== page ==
The Orchard Renovation

We've been talking about it on and off for several months now, but this week we finally committed to plans for revamping our orchard. Now that everything is bearing, we've been able to see which varieties are doing well and which leave something to be desired.

But what really gave us a push in the direction of making some choices about our trees were the losses we sustained last season. Our stunted Granny Smith was completely buried by the blizzards of 2015, and it was broken beyond saving. We also lost our best peach tree to insect damage, and the other peach and nectarine can't be far behind. Despite our efforts at sheltering it, two very harsh winters in a row kept our fig tree from ever taking off.

And even though our apricot is a fine-looking tree, we've eaten a grand total of one apricot in the past five years. So we decided to cut it down and try something else, even though the tree itself is healthy.

It's no small thing to cut down a tree, which is why we took a good long while to reach these decisions.

In total, we will be removing two apple trees (the broken Granny Smith and the so-so four-in-one heirloom apple, which is leaning and doesn't bear well), two peaches, one nectarine, and one apricot. That's 60 percent of our original orchard, by the way.

We'll be putting in two new apple trees and two new peaches as replacements. Reducing the total number of trees will allow us to maximize spacing — and we can definitely use it now that the trees are reaching their mature heights and, more crucially, their full spreads.

Anyway, here are the varieties I ordered today:

Photo courtesy of Stark Bros. Nursery

Reliance peach, a direct replacement for our most productive fruit tree ever (the one that we lost to insects last summer).

Photo courtesy of Stark Bros. Nursery

Fingerlakes peach, also a direct replacement for a peach we're removing. This is admittedly a bit of a gamble, as our first two Fingerlakes peach trees never did that great. Still, I blame the insect damage, which we can better control for now that we know what we're up against. The reason we're sticking with this variety is because it ripens late, which will spread out our harvest and make it easier to handle. It will also hopefully coincide with the our early pear harvest so we can make some peachy pear jam.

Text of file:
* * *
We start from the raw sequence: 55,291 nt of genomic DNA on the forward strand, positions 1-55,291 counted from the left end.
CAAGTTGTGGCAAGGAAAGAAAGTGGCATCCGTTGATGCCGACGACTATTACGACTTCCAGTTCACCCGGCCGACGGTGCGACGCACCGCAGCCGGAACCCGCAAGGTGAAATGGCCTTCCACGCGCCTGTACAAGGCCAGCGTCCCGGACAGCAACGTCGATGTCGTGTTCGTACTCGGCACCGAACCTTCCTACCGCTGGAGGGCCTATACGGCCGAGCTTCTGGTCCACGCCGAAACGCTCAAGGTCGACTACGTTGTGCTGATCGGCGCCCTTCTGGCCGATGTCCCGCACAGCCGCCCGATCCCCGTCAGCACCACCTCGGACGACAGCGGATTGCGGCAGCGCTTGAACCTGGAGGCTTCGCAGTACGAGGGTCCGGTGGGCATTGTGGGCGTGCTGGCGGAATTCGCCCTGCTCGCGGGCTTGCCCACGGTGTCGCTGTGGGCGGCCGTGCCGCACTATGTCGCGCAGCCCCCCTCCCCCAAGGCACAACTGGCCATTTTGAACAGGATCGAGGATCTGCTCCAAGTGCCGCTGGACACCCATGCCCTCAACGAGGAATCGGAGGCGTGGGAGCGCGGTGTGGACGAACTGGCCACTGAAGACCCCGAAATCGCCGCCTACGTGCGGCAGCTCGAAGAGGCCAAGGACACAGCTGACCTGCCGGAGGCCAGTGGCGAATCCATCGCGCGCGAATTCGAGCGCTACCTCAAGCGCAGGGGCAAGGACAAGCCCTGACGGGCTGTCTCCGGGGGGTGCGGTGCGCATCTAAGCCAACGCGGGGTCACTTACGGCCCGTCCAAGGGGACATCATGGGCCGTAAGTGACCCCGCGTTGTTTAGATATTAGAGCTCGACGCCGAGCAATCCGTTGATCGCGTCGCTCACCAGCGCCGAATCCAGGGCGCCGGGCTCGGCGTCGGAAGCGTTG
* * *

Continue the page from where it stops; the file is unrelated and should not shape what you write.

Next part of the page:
Photo courtesy of Stark Bros. Nursery

Roxbury Russet apple, an heirloom variety that is the first variety that originated in the United States. It dates back to the late 1600s in Roxbury, which is a neighborhood in Boston. It's therefore well-adapted to our area, having survived here for 400 years. This variety was one of the ones on our four-in-one tree, so we know we like the flavor, and it stores well. Plus it feels like our duty to grow it here in eastern Massachusetts.

The first three trees are from Stark Bros. Nursery, which merged with Miller Nurseries, the place we've always trusted for the trees we planted in the Red House and here in Newburyport. Our last tree, though, is from Fast Growing Trees, a company I've been doing some copywriting for over the past few months. A free tree is a nice perk if you can get it!

Photo courtesy of Fast Growing Trees

Our final apple is a Winesap, another heirloom variety. This one originated in Virginia in the early 1800s. The flavor is supposed to be great, and the flesh is pink or red (hence the name), which should be fun. It also has good disease resistance, which is always a plus.

Our trees won't arrive for another month, but we're excited to get started on the Orchard 2.0. This year will be another one without peaches, but we still should have a fair amount of apples and pears to get us through until our new trees get up to speed.


Popular posts from this blog

What to Do With an Unripe Watermelon

The Grape Trellis